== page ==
A hunter's view: Hunting boosts state’s economyFor many Minnesotans, hunting is a tradition enriched by our own instincts and family gatherings. But here is another benefit seldom recognized: the important benefit hunting has on Minnesota’s local economy and wildlife-conservation achievements.
By: Ron Schara, for the News Tribune
For many Minnesotans, hunting is a tradition enriched by our own instincts and family gatherings. But here is another benefit seldom recognized: the important benefit hunting has on Minnesota’s local economy and wildlife-conservation achievements.
This year marks the 75th anniversary of the Pittman-
Robertson Act. This federal law created an 11 percent excise tax on the sale of hunting equipment: guns, bows, ammunition and other hunting gear. Revenue generated by this tax returns to the states to pay for wildlife habitat conservation projects, hunter-education programs and other conservation efforts. Minnesota will receive an estimated $11 million for these efforts in 2012.
And guess what? America’s hunting community demanded the tax. When the law originally was passed, wildlife populations were at record lows. Hunting seasons were either short or nonexistent. Now, after 75 years, we are able to enjoy the many different hunting seasons we have today as well as healthy game populations.
As a sportsman, I am proud of the important role hunting plays in conservation work in Minnesota and across the country. On top of the excise tax, hunters pay for their hunting licenses, duck stamps, tags and other fees that are used to maintain our game and non-game species.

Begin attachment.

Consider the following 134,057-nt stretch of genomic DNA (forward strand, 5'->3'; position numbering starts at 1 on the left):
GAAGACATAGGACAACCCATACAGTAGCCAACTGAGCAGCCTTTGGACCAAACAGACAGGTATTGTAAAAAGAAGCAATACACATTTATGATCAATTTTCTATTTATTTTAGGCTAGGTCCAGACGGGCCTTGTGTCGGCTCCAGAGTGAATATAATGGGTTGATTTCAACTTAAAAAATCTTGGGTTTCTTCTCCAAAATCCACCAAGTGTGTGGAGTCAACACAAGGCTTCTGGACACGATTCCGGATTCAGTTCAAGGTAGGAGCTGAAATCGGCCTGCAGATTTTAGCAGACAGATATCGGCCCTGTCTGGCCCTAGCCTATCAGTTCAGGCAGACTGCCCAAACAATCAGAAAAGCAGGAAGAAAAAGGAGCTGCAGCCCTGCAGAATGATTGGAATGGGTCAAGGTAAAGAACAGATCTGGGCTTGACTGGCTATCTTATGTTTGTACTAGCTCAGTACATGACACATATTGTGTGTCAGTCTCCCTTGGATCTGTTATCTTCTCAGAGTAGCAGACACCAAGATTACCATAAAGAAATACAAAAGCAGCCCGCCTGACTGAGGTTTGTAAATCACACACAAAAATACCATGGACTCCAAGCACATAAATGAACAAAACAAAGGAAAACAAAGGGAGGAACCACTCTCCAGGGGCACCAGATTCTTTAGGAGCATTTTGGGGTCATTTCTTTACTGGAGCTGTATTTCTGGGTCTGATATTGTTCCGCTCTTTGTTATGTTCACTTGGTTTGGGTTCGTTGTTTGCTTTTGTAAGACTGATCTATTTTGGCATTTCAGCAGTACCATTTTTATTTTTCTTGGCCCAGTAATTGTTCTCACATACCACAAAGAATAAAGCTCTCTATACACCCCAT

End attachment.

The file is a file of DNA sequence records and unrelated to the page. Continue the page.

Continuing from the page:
At the same time, hunting has an important impact on our state economy.
Each year, nearly 600,000 people hunt in Minnesota. Many of them travel to reach their favorite hunting spots. When they arrive, they often stay at local hotels and motels, dine at area restaurants and fill their tanks at local convenience stores.
Whenever I am on a hunting trip, I always make sure to tell the local motel and restaurant what brought me to town. For many of these businesses, hunting season is a big boost to their bottom line. It allows them to hire additional workers, which further helps small-town economies.
Overall, hunting has a
$1.47 billion ripple effect on Minnesota’s economy. That’s not exactly small change.
I think it is important for people to know the many positive effects hunting has on our economy and conservation efforts. That is why I am a co-chairman of Hunting Works for Minnesota. This is a partnership of motels, hotels, resorts, restaurants, gas stations, chambers of commerce, convention and visitors’ bureaus and hunting organizations from every corner of Minnesota working to educate hunters and non-hunters alike on the important benefits hunting and the shooting sports have on our economy and conservation efforts.
Every time hunters take to the fields and shooters to the ranges, our state benefits. This is why I support hunting and the shooting sports. They work for Minnesota’s economy and Minnesota’s wildlife habitat.
Ron Schara is co-chairman of Hunting Works for Minnesota (huntingworksformn.com), a statewide partnership of businesses and organizations that support hunting and its economic benefits. The Minneapolis-based Schara also is host of a TV show Minnesota Bound. He wrote this exclusively for the News Tribune.